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How to choose the right doctor for you

Here's how to choose the right primary care physician for you and your family.

As a consumer, some choices affect your life long term. Choosing a primary care physician is one of those choices; yet, many of us spend much more time researching and selecting a car to drive than we do choosing who will steer our health care.

Any time is a great time to take back control of your health care and make sure you have a provider who is best for you and your family. With that objective in mind, here are few things to consider when selecting a primary care physician.

How engaged are they?

Like every patient, you have specific needs. To find out if a physician can meet those needs, it’s worth setting up an initial appointment — a test drive, of sorts.

During that first visit, examine how the doctor interacts with you. Take note of how much time they allow for the appointment. They should be engaged, attentive and answer questions to your satisfaction.

“People have this sense that they are there to please their doctor,” says Dr. Harry Kaplan, who has been practicing as an internist in Maryland for 25 years. “The doctor is there to meet your needs. If the doctor is not meeting your needs, you should change (your doctor). Many people feel that the doctor is doing them a favor by seeing them; it shouldn’t be that way.”

How accessible are they?

How long does it take to schedule an appointment? Is there a doctor or nurse practitioner on call for emergencies after office hours? These questions matter. Doctors, after all, are only effective if they’re available to you.

“It’s very important to have easy access to your provider through a patient portal, — which is the way you communicate electronically — and on-call coverage,” says Dr. Peter Beilenson, CEO of Maryland-based Evergreen Health Care, which operates four primary care offices in the Baltimore area.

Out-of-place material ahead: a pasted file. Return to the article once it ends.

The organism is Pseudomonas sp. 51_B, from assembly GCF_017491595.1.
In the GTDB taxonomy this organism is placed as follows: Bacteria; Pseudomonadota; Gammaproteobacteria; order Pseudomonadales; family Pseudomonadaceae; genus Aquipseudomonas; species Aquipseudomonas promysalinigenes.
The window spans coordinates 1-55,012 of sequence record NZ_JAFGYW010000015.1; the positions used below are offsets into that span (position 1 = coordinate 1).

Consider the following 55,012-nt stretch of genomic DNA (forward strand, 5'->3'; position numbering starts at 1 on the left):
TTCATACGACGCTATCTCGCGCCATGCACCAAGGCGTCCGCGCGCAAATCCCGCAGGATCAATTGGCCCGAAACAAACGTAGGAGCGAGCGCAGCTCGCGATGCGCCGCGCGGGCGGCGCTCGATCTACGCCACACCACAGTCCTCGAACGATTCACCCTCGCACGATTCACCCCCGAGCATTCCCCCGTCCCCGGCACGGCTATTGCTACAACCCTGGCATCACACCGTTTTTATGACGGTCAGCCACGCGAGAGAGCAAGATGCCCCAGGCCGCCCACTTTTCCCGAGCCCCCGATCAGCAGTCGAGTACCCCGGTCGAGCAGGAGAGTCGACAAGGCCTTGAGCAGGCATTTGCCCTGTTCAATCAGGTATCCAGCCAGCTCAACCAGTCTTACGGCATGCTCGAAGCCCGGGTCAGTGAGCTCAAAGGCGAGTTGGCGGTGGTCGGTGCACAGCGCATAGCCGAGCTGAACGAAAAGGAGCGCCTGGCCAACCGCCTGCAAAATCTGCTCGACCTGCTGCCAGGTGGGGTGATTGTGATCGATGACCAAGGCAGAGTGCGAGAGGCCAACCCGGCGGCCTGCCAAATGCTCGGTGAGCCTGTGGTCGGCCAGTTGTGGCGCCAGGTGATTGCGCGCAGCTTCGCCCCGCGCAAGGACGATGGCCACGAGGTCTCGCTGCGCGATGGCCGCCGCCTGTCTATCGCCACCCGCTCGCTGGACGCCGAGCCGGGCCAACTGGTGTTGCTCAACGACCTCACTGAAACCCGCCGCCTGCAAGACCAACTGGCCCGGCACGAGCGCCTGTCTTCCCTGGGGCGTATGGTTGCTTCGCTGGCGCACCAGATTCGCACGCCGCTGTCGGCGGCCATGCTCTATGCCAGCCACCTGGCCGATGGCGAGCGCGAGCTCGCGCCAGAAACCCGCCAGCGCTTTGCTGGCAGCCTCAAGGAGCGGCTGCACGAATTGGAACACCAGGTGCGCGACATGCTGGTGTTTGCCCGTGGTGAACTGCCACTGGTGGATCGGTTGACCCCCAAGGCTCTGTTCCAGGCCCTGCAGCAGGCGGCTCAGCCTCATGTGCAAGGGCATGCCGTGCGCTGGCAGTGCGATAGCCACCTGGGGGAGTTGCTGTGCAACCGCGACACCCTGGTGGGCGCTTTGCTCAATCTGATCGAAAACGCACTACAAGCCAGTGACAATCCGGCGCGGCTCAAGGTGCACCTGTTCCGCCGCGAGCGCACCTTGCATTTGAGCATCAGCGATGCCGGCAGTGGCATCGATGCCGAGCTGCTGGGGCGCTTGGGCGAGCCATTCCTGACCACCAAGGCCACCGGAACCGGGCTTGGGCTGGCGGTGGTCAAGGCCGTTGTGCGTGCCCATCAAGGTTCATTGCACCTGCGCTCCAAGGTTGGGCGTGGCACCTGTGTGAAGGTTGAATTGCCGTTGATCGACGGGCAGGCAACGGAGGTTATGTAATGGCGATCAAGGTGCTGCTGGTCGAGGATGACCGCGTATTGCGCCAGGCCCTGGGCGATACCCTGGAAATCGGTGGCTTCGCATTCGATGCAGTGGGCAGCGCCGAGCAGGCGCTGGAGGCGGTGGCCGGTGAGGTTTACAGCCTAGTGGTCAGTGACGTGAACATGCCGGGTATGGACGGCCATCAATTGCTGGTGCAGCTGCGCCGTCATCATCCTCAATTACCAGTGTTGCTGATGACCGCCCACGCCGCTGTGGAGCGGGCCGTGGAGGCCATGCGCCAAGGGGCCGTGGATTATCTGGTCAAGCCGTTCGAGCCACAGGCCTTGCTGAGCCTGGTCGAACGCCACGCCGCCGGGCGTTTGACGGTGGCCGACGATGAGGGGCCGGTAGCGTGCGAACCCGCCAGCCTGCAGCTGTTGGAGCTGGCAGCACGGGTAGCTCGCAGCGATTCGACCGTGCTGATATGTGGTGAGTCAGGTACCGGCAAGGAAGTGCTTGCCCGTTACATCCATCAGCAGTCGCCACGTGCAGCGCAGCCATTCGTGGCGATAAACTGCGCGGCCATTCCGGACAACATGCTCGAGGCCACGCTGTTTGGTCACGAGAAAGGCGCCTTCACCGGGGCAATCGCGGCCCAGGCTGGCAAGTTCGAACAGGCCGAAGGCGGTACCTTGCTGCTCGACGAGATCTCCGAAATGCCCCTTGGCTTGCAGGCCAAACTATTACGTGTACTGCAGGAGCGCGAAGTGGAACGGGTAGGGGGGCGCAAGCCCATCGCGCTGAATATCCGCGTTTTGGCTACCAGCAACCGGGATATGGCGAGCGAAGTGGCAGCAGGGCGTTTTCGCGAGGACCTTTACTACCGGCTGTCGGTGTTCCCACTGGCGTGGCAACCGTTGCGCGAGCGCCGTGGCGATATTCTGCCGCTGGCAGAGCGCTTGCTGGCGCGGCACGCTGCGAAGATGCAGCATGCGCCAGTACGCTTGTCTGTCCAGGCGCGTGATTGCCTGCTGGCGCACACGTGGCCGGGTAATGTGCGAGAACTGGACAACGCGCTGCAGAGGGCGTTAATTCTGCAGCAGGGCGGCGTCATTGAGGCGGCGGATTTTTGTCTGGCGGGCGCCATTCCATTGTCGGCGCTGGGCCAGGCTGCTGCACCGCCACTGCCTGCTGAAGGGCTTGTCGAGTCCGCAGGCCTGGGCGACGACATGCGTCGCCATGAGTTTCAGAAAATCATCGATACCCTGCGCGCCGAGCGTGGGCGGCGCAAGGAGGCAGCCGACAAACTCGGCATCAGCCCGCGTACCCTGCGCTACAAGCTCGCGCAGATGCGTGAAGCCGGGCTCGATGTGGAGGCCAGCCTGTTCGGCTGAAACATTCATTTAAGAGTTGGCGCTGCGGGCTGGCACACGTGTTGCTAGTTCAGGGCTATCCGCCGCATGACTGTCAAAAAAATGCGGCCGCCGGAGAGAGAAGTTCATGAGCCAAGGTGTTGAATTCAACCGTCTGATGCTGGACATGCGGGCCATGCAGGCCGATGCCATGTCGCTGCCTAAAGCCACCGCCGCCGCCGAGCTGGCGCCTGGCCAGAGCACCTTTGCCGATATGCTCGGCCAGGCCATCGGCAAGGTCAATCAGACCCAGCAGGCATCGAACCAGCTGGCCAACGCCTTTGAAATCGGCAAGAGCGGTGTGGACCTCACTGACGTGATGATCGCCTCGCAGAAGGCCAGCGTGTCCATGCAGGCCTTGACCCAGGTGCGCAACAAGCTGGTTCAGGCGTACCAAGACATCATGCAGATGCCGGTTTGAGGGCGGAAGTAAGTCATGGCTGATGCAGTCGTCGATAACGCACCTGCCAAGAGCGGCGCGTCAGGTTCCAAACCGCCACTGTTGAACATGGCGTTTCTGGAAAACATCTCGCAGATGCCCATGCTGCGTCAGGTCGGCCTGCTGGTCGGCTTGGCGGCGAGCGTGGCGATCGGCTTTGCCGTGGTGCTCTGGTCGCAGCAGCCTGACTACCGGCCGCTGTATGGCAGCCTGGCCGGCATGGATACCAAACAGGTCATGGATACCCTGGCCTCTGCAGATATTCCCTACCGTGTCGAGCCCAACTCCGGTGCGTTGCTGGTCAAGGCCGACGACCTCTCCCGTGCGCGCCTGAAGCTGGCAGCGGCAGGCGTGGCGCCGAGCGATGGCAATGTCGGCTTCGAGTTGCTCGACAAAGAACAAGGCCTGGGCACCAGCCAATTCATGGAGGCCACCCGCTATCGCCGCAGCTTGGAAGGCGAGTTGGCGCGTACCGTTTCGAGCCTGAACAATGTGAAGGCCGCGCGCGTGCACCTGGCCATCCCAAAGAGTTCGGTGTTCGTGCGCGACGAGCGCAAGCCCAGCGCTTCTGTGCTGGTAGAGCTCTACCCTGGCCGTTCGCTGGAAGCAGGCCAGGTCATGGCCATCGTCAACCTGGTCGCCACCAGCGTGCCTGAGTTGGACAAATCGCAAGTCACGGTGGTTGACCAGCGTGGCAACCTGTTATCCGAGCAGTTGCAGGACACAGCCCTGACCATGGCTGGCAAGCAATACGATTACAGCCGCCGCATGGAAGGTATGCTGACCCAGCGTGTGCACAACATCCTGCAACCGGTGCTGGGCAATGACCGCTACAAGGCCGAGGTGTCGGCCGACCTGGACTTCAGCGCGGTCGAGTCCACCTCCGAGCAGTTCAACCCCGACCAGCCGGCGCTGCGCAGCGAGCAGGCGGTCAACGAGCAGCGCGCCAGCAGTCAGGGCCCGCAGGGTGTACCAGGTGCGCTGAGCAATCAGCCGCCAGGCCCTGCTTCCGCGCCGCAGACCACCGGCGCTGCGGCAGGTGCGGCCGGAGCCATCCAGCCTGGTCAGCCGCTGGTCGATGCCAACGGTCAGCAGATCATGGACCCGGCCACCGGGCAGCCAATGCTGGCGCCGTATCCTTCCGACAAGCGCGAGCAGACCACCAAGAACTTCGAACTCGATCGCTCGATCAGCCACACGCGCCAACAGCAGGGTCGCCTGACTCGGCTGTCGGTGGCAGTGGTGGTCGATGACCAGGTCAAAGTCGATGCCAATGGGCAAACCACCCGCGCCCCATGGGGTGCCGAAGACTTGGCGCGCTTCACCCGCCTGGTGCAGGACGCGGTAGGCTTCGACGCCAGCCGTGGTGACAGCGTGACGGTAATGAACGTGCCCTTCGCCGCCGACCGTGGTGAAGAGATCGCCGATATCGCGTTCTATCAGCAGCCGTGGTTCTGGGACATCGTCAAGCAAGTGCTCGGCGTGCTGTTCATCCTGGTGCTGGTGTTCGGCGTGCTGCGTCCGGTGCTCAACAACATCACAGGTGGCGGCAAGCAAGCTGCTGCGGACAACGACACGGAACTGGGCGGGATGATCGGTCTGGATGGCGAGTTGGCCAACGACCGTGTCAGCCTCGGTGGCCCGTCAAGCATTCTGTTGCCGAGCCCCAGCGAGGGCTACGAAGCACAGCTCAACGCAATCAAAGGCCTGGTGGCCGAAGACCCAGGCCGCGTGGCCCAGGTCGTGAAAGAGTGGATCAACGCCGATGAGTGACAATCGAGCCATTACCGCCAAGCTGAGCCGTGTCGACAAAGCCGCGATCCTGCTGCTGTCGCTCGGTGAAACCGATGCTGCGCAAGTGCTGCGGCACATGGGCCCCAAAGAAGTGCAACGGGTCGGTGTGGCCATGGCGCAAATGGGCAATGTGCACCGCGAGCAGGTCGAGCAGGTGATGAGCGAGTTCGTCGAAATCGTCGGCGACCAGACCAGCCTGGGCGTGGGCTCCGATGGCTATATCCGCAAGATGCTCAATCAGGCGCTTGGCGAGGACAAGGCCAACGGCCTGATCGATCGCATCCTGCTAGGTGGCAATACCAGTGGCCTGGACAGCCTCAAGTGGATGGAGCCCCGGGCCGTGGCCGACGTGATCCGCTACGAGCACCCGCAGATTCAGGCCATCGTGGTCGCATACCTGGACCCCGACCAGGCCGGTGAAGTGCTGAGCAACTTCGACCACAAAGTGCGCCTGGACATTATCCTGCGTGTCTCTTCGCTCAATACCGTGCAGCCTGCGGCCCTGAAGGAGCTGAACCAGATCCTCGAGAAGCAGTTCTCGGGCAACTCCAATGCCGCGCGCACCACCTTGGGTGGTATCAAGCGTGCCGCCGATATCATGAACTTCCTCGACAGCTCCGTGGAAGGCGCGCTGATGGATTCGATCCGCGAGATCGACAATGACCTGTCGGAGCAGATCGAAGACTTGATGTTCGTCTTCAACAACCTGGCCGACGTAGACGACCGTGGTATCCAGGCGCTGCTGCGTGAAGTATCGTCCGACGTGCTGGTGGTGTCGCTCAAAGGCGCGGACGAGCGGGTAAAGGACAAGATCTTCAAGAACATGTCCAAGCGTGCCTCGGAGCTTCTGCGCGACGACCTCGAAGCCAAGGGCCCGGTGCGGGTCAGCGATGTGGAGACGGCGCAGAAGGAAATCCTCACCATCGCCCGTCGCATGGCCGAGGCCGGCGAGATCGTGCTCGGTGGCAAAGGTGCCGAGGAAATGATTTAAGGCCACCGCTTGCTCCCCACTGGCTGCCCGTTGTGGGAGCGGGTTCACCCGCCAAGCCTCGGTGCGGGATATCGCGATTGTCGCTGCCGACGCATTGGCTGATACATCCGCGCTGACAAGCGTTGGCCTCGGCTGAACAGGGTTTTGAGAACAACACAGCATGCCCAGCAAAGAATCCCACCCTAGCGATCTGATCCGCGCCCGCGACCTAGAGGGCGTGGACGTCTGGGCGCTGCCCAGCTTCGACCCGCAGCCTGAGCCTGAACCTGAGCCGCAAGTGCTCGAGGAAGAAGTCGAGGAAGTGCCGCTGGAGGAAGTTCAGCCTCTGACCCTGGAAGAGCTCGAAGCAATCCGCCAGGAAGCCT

“Our primary care offices have 24-hour (phone) coverage in off hours by a doctor or nurse practitioner — someone who can prescribe something for you and do the appropriate triage,” Beilenson says.

Are you comfortable at their office?

Some offices have moved away from the sterile, beige-walls of yesteryear in favor of a friendly and modern coffeeshop-type aesthetic. But a welcoming atmosphere means more than just appearance.

Treating a patient is a group effort. Your interactions and comfort with each staff member at a doctor’s office matters.

“We are very team-oriented,” Beilenson says. Doctors, licensed clinical social workers, nurse practitioners and so on — they all work together as a team, he explains.

How does their office function?

Medicine is moving to a more patient-centered approach. In this model, a patient spends less time waiting and more time in front of medical professionals. If you’re seeing a specialist, a primary care physician should be able to recommend one that is right for you — and they may even have one on-site.

“With our providers, if you see three of them — a medical assistant, a doctor and a licensed clinical social worker — during your visit, they all come to your exam room,” Beilenson explains, as an example. That means you aren’t shuffled from place to place: Your care is brought to you, he adds.

Is the doctor friend- or family-recommended?

When looking for a new primary care physician, internet reviews are plentiful but too impersonal to rely on exclusively. It makes sense to ask within your social and family circles.

In the end, you’re looking for a caretaker, a coach and an advocate.

“The ability of individuals to manage their own care has become more and more difficult,” Kaplan says. The system is generally unaccommodating to patients, he warns, so you need an advocate — especially if you develop an illness and have to go to the hospital.

“Think about it,” Kaplan says. “If you have a legal problem, you get a lawyer to help manage your problems. You would never go into court without a lawyer. I think the same thing is so with medicine.” You need a primary care physician who will be your lifelong advocate, he adds.

—Brendan Murphy for Evergreen Health

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